I love finding one of the more unique plants of the woods. Although listed as common, I have not come across very many of them in my explorations of the north woods. You can learn more about this plant here.
My last post, for several reasons, was twenty days ago. I had been on a good run with my blog and regret the gap. I was busy with preparing for an exhibit of eight canvas prints that will be hung on June first. I also had a bout of the Greek alphabet, which lasted almost a week. Feeling much better now and have finished the canvases, plus finally got back out to do a bit of photography while the spring flowers are making their presence known in the local forests.
First up, a couple of sun soaked ferns.
The American Larch, also known as the Tamarack, is an abundant tree in northern Minnesota. In the fall it adds it’s brilliant yellow color as it mixes in with the now barren trees of late autumn.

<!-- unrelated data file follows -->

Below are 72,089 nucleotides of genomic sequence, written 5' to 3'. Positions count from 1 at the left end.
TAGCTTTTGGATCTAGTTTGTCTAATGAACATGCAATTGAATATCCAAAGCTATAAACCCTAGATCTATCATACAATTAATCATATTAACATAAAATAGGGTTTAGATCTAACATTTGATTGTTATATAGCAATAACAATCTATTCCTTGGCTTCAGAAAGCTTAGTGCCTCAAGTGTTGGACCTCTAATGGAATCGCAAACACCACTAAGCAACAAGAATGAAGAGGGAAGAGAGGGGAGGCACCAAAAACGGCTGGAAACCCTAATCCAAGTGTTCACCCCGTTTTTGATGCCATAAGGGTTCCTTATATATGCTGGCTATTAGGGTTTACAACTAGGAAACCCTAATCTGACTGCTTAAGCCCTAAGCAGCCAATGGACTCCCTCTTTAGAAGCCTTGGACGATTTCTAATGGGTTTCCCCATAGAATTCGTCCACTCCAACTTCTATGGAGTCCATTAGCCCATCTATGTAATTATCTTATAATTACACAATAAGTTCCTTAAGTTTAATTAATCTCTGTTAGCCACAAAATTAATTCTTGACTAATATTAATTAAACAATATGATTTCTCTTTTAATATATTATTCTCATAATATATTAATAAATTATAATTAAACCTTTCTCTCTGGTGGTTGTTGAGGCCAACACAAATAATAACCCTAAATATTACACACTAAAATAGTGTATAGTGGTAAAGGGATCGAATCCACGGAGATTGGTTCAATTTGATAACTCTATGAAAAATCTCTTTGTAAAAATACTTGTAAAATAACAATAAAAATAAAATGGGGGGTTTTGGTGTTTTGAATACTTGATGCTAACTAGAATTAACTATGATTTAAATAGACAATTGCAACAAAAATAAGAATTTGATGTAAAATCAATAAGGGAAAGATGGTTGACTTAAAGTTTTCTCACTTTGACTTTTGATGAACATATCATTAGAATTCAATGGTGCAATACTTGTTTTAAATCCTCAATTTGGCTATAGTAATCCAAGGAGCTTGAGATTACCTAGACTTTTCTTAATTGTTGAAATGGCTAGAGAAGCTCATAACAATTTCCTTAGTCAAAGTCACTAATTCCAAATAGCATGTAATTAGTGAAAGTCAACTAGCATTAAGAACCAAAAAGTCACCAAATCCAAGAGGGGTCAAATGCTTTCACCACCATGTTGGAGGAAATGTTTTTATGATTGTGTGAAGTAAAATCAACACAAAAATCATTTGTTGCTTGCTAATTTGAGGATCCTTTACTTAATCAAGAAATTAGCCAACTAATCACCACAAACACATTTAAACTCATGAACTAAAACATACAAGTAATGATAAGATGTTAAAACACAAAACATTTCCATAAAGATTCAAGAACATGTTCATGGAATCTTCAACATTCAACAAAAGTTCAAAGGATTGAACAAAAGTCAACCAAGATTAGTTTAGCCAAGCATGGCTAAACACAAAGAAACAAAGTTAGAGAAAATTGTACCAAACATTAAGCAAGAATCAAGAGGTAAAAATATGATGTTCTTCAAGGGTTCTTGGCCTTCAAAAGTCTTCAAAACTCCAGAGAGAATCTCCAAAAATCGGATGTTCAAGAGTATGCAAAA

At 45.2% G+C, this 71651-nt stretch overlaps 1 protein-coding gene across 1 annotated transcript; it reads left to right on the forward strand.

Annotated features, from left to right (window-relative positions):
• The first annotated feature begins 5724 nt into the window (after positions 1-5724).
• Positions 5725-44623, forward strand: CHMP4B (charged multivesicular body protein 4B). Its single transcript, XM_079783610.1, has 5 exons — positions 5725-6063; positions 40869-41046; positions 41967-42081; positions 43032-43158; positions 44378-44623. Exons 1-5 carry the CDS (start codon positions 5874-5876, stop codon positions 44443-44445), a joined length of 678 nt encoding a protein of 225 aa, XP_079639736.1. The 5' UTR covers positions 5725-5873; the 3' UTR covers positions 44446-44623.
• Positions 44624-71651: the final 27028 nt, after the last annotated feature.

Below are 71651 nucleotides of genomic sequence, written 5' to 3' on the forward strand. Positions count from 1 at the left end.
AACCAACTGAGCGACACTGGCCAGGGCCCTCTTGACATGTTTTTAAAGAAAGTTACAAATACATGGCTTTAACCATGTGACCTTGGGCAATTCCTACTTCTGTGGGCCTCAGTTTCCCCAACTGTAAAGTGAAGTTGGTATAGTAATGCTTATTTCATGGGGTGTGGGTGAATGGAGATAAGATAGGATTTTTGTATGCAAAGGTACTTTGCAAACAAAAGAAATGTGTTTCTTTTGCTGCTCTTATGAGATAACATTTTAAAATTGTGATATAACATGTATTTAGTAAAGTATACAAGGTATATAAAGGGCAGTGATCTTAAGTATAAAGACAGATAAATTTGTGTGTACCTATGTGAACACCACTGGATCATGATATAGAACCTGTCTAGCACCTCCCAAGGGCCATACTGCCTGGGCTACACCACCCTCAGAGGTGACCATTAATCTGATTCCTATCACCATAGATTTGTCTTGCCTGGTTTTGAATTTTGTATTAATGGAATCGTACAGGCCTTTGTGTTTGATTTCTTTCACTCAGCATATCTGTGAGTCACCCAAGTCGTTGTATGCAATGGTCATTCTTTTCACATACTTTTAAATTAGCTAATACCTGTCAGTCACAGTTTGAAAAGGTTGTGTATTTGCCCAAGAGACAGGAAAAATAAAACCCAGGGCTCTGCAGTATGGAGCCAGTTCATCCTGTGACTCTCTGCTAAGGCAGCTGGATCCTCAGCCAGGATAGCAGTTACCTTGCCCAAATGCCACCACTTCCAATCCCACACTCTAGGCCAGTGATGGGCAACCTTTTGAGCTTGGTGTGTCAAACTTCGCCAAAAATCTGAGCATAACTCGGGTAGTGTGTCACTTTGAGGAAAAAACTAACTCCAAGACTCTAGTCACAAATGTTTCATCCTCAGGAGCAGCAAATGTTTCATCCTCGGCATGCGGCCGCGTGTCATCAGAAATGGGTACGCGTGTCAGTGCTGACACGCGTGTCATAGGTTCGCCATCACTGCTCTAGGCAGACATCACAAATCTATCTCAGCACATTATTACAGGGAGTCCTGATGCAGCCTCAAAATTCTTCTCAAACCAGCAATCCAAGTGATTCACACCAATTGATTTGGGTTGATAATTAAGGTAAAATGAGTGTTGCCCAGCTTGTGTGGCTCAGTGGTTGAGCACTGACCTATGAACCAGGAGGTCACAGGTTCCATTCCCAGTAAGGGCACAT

There, beyond the crystal-like barrier, lies another reality. A place of pine forests and broad leaf trees. A place where one can walk on solid ground without fear of slipping silently in to the dark water. Make it to the trees, there lies safety along the October Road.
Cold, so very cold. Not the kind of day anyone should venture out without proper preparation. It goes beyond being uncomfortable, it’s not just that you can harm your body, it’s the kind of cold that can kill the unprepared. Take it seriously.
Woodland Creatures! Strange things are lumbering (lumber and trees go together) through the forest. If you move about silently, you may just see one.
In to the forest: back lighting.
A fallen tree provides an source for fungal growth.